The 10 highest-cost drugs reimbursed by public drug plans in Canada in the 2021/22 fiscal year were all rare disease treatments with annual treatment costs of more than $250,000, according to a new report by the Patented Medicine Prices Review Board.

It found the increased use of high-cost drugs continued to be the main factor driving growth, pushing costs upward by 8.1 per cent. “I think this is due to the volume as a lot of high-priced drugs have come to market recently,” says Christine Than, associate vice-president and lead of pharmacy health solutions at Aon. “Some of these drugs are really life changing and that’s why the governments are adding them to their formulary and that’s why they’re highlighted in this report.”

The report found prescription drug expenditures for public drug plans increased by 6.8 per cent, bringing annual spending to $13.2 billion. Drug costs in these public plans grew by 8.4 per cent, accounting for $10.9 billion of the total $13.2 billion in expenditures.

Read: PMPRB report shows increased plan costs, promising pharmaceutical innovation: expert

Than notes there are three main drivers when looking at consumption — rare disease drugs, specialty drugs and chronic disease drugs. “So when plan sponsors design their plans or review their plans with their insurers or advisors, they need to be mindful of any cost containment measures and to help ensure appropriate use for these types of medication, making sure the right medication gets to the right patient.”

With respect to pipeline drugs for rare diseases, Than adds there’s an extensive amount of drugs in various stages of development and many of those will eventually be commercialized.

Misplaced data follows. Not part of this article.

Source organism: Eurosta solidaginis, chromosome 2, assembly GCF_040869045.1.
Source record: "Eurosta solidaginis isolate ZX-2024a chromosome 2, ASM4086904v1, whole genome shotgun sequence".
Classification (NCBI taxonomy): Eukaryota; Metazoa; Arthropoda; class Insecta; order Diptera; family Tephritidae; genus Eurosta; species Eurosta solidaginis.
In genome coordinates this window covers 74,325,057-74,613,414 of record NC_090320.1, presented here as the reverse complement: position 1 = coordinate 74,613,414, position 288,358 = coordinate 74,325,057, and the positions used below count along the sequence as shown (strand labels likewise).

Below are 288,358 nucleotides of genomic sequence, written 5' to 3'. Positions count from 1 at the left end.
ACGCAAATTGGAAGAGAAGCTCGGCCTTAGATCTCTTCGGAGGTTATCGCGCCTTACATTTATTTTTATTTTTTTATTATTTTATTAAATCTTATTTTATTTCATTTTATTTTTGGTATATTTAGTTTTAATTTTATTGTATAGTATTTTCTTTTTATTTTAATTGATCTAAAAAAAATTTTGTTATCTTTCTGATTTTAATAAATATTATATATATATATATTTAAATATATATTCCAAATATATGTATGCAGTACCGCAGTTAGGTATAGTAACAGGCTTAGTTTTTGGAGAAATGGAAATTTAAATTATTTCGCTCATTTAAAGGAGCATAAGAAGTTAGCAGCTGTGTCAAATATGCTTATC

“When we look at the report regarding the highest drugs, the costs are staggering. It could be $3 million for one claimant, but it’s a one-time treatment. The top 20 drugs [in the report] are a mix of biologic drugs, specialty drugs and a lot of chronic disease drugs. For example, [No. 5] in the report is Eliquis, a medication for blood clots. [It’s] not super expensive, it’s easily under $1,000 a year, but because of the volume it’s still at No. 5.”

Total prescription drug expenditures for Canada’s public drug plans rose by $3.1 billion over the last five years, for a compound annual growth rate of 4.9 per cent. In a reversal of the 2020/21 trend, an increase in the number of active beneficiaries was responsible for the largest annual contribution to dispensing growth in 2021/22, pushing costs up by 3.2 per cent.

Read: High-cost medicines driving drug costs for public, private plans: report